How can I take control of my cash?

ANNA TURNER
Last updated 11:27 23/11/2012

I've always thought I was a pretty responsible adult.

I vote. I use contraception. I don't break the law.

But there's one area of adulthood in which I am still decidedly juvenile - my finances. 

I tend to ignore them and just let them handle themselves. 

My haphazard financing "system" goes a little bit like this:

My pay goes into my bank account fortnightly. I have a rough idea of how much is in there most of the time.

My rent comes out in an automatic payment and another automatic payment goes to EK and my joint account from which he pays the bills.

Well, I hope he does ... I've never really thought about it. I like to open the most exciting looking mail - like birthday cards - and leave the rest in a pile.

We got a joint credit card when we moved in together, which I stupidly thought at first would give me access to $9999 worth of internet shopping.  

I was sorely disappointed the first time I came home and he was waving the statement in front of me, the purchase of a $200 handbag highlighted.

So, strangely, my credit card actually saves me money because I can't buy anything without him knowing and berating me.

I'm debt-free. There aren't a gang of thugs waiting around the corner to break my legs because I haven't paid them for my latest cocaine delivery. I'm not stupid - I paid that in full.

Well, if I'm going to be honest with myself, there is the small matter of that $50,000+ student loan debt.

I once plugged my current salary and minimum repayments into Studylink's online calculator and it told me I could pay it off by the time I'm about 68-years-old.

After that, I decided it was such a ludicrous amount of money that I may as well pretend it didn't exist.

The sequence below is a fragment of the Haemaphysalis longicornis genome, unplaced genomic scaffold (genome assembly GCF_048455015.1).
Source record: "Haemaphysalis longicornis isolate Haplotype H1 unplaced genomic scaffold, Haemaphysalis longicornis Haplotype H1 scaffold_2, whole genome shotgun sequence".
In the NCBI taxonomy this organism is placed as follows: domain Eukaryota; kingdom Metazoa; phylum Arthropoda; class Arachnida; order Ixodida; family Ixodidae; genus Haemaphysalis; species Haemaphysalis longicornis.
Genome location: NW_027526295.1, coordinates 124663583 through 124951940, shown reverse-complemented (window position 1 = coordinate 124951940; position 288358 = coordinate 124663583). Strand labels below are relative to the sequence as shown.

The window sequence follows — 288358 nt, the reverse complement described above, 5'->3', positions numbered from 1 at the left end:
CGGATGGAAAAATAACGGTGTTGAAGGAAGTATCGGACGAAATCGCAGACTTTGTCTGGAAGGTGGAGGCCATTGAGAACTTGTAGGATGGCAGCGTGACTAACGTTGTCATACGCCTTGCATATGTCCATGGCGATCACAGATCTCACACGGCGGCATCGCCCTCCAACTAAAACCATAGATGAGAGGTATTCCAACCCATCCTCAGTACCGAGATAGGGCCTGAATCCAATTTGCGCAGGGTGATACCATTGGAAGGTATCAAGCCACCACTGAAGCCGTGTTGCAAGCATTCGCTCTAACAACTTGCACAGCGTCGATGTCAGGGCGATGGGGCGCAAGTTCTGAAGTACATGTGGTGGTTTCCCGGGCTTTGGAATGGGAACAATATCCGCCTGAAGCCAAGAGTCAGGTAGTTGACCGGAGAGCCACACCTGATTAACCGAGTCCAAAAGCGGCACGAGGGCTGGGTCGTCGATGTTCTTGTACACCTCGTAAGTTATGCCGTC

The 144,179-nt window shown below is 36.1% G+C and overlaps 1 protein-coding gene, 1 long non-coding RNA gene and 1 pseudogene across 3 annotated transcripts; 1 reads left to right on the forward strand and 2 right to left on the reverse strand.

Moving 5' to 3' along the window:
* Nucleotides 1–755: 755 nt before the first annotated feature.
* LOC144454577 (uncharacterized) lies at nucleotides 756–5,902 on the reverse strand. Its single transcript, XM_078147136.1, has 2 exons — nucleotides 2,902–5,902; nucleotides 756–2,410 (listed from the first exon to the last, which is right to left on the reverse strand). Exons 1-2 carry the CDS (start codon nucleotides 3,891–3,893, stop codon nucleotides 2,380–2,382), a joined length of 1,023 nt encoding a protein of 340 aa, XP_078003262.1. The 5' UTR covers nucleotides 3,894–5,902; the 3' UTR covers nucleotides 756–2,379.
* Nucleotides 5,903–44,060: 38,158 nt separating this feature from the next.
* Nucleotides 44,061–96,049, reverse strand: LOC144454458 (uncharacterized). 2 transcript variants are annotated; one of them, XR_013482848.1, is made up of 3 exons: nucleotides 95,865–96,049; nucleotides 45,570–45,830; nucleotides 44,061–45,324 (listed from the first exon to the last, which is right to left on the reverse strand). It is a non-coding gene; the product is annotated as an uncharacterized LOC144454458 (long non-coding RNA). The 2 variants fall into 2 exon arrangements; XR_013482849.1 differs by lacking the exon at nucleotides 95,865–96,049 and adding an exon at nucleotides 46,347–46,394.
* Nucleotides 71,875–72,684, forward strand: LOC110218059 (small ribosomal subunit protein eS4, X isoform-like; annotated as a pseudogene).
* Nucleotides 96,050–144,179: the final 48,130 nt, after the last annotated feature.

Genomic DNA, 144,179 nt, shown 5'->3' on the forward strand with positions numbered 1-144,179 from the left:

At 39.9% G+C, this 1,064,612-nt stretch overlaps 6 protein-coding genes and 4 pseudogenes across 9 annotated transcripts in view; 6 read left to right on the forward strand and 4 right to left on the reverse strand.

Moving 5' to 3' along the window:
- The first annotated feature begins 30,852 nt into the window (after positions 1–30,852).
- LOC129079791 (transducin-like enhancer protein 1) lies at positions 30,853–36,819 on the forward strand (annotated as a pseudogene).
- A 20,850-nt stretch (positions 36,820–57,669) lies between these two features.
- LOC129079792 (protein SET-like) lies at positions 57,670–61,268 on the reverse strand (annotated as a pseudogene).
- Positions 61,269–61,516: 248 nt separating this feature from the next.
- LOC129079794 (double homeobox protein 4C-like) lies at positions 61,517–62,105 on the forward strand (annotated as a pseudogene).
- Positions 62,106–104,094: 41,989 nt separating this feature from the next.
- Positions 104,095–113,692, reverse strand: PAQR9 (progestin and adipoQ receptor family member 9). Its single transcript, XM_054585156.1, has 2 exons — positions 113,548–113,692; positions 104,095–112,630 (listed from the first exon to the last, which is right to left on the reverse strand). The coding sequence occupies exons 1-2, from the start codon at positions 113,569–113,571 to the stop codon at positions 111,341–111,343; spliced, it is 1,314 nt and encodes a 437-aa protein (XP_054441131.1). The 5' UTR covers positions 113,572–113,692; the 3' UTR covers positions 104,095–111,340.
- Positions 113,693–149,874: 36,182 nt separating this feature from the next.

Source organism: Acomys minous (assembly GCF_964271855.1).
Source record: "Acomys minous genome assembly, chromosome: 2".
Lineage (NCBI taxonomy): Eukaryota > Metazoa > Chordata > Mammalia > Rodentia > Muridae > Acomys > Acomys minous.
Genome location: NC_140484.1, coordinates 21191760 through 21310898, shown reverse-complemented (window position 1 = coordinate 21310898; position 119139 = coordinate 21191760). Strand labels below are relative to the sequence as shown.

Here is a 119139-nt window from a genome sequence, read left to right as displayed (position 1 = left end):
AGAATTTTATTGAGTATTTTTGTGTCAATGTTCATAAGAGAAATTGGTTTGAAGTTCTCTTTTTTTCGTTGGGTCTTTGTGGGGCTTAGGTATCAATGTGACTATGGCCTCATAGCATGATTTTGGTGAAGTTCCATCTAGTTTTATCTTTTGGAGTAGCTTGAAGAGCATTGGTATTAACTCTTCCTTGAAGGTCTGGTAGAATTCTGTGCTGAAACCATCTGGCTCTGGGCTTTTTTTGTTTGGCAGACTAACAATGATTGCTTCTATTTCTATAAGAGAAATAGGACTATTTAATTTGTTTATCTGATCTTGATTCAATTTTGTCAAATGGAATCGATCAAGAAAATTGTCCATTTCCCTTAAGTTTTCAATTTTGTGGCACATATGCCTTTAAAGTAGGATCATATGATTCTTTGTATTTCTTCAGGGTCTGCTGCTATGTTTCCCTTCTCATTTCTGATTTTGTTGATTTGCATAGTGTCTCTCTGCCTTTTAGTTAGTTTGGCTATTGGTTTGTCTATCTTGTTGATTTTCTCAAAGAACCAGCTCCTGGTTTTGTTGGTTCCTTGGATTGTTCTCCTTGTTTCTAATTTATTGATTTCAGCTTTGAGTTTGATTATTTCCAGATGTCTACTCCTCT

When I want something, I buy it. Nothing extravagant - my car is modest, my cellphone is old - but I don't stress over picking up a new pair of shoes - or two- at the mall.  I have champagne taste, but it's the cheap $12 plonk kind rather than Moet.

However, recently two things happened which put my financial situation into perspective:

1. My trusty old laptop broke and I had to fork out quite a bit for a new one. Then, I needed new tyres for that modest car of mine. The rough estimate of the money in my account took a sharp, rough, drop. Ouch.

2. My friend bought a house. She graduated at roughly the same time as me and earns a similar amount, but slaved away saving until she had enough for a deposit. I want a house in the not-too-distant future, but am no-where near being in the position to buy one.

The green-eyed monster in me raged (I could only get it to simmer down when I reminded myself my shoes were much nicer than hers).

So, I have decided to grow up and take control of my cash. I  just don't know where to start.

Do I sit down and write out exactly where my money goes? Do I make a realistic saving goal for the future?

Please guide me through the puberty of my financial maturity. I know it will be traumatic, awkward and potentially pimply, so help me out here.

What are your best budgeting tips? Are you a saver or a spender? 

Comment below, email me at anna.turner@press.co.nz or follow me on Twitter (https://twitter.com/AnnaTurner22).

- © Fairfax NZ News

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